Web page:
Fine-art photographers, especially in the digital age, need money to invest in the proper gear to turn their artistic vision into finished artwork.
The conundrum is that digital, by its nature, is not one-of-a-kind.
For example, an etching made of a painting, something commonly done before the invention of photography and color printing processes.
Print editions are shown as a fraction, the bottom number being the total number of prints made and the top number being the individual number of that specific print.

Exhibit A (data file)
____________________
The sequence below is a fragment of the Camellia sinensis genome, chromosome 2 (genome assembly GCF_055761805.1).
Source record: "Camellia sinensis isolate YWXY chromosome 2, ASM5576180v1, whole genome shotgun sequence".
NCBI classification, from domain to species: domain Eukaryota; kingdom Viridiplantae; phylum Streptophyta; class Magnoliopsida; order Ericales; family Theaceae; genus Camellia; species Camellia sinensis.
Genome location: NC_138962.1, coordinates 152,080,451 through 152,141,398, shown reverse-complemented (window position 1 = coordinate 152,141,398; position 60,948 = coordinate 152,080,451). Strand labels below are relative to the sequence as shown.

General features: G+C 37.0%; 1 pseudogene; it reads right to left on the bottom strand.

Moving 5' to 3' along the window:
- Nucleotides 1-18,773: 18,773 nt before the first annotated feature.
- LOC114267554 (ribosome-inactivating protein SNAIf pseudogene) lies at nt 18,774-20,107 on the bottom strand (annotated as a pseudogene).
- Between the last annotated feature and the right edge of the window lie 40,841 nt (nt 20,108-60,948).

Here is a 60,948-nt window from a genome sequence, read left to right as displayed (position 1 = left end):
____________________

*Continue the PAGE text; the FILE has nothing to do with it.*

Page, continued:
If the print bleeds off the edges of the paper, this is put on the back, or in the print somewhere.
A print is signed by the artist to indicate that it is approved, that it wasn't a trial print to check the plate, but the "real thing".
The edition number is on the left, your signature on the right (plus the year, if you're adding one).
If you're giving the print a title, this goes in the center, often in inverted commas.